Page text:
Vol. 17, No. 1
Happy 40th Birthday to CRL's system administrator, Robert Buffington.
Professors Maria Polinsky and Marta Kutas have been appointed as Co-Directors of the Center for Research in Language effective November 1, 2004.
Dr. Polinsky, is professor and past chair in the department of Linguistics whose research interests include language universals and their explanation, comparative syntactic theory, and the expression of information structure in natural language. Her laboratory is currently pursuing issues of "Variation in Control Structures".
Dr. Kutas, a professor in the department of Cognitive Science, is an expert on human cognition and neuropsychology, electrophysiological and experimental methods of assessing human information processing, and language comprehension and production. These days her laboratory is pursuing issues of pre-activation (prediction) in language, hemispheric differences, role of mood in cognitive processing, role of aging in memory and language, and analytic advances in understanding event-related brain potentials (ERPs).
CRL will be holding a series of workshops and seminars in the upcoming year. The first workshop was on automated speech recognition, and was given by UCSD Linguistics alumnus Bill Byrne, Director of Voice Solutions at the SAP Labs. The second workshop was on Broca's Aphasia, and was given by Nina Dronkers, a research scientist at CRL and Director of the Center for Aphasia and Related Disorders, VA Northern California Health Care System Departments of Neurology and Linguistics, University of California Davis.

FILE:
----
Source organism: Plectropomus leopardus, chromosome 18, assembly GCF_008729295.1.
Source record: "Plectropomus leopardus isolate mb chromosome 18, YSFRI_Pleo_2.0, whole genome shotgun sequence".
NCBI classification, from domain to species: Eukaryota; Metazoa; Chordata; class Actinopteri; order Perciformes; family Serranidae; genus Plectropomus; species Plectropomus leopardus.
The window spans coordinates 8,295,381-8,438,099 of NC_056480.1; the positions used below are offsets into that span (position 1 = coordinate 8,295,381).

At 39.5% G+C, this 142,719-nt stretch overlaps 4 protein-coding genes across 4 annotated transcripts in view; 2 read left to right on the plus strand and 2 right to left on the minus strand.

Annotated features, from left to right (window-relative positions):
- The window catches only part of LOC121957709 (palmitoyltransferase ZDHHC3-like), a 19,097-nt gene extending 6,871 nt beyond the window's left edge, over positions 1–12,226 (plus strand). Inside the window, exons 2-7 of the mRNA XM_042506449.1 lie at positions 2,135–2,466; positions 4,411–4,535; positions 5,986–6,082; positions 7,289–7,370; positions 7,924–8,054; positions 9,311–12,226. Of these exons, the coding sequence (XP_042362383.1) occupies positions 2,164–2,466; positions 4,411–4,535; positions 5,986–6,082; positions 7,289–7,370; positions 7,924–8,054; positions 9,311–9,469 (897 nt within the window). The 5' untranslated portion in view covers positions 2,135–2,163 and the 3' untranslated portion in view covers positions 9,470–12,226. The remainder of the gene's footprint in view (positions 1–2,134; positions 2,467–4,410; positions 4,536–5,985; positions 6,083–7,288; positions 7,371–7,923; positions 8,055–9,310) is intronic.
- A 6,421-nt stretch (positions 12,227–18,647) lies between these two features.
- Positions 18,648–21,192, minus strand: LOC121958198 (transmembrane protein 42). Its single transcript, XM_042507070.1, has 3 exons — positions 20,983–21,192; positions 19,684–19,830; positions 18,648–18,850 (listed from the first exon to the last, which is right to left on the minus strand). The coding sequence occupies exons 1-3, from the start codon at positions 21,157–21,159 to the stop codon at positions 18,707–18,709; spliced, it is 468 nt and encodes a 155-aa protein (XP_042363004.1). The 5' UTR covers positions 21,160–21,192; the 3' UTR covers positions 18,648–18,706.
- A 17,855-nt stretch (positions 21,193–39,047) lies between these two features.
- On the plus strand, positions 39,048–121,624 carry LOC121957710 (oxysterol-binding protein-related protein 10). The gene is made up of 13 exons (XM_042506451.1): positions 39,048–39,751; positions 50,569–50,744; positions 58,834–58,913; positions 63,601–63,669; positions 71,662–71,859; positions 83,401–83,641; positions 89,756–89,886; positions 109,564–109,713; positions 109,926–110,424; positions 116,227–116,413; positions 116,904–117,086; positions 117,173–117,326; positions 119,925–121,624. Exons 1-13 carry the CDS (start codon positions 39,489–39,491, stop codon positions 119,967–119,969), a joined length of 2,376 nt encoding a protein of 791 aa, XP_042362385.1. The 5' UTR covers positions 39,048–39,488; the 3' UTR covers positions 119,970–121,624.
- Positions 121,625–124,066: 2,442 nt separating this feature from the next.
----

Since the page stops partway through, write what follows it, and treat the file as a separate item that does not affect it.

Other workshops are planned on a variety of topics, including integrating theory with clinical practice for communication disorders, and neuroimaging of language.
New Researchers at CRL
Frederic Dick was given an appointment as an Assistant Research Scientist in CRL, effective September 1, 2004-June 30, 2006. Fred was a graduate student in CRL. He now works as a lecturer at Birkbeck College, University of London. He recently received a "New Investigator Award" from the British Medical Research Council.
Rachel Mayberry will be joining UCSD in the fall of 2005. Her interests include American Sign Language, psycholinguistics, first- and second-language acquisition, critical periods for language, and gesture-speech relationships.
The Confederation of Argentina Sordos (deaf) hosted a conference of major importance to the Deaf community in Argentina during the week of March 13-20. One of the major agenda items they are focused on is making things better for children. Herbert Pickell was invited to share his perspective on how to develop programs that better address the hearing children of deaf parents. Bert spent three days working with hearing kids with deaf parents (ages 6-16), their parents and interested community members. One additional day was spent giving a workshop for adult hearing children of deaf adults (CODA). A final presentation was given just before the closing to the entire deaf community (including hearing people who work with the deaf).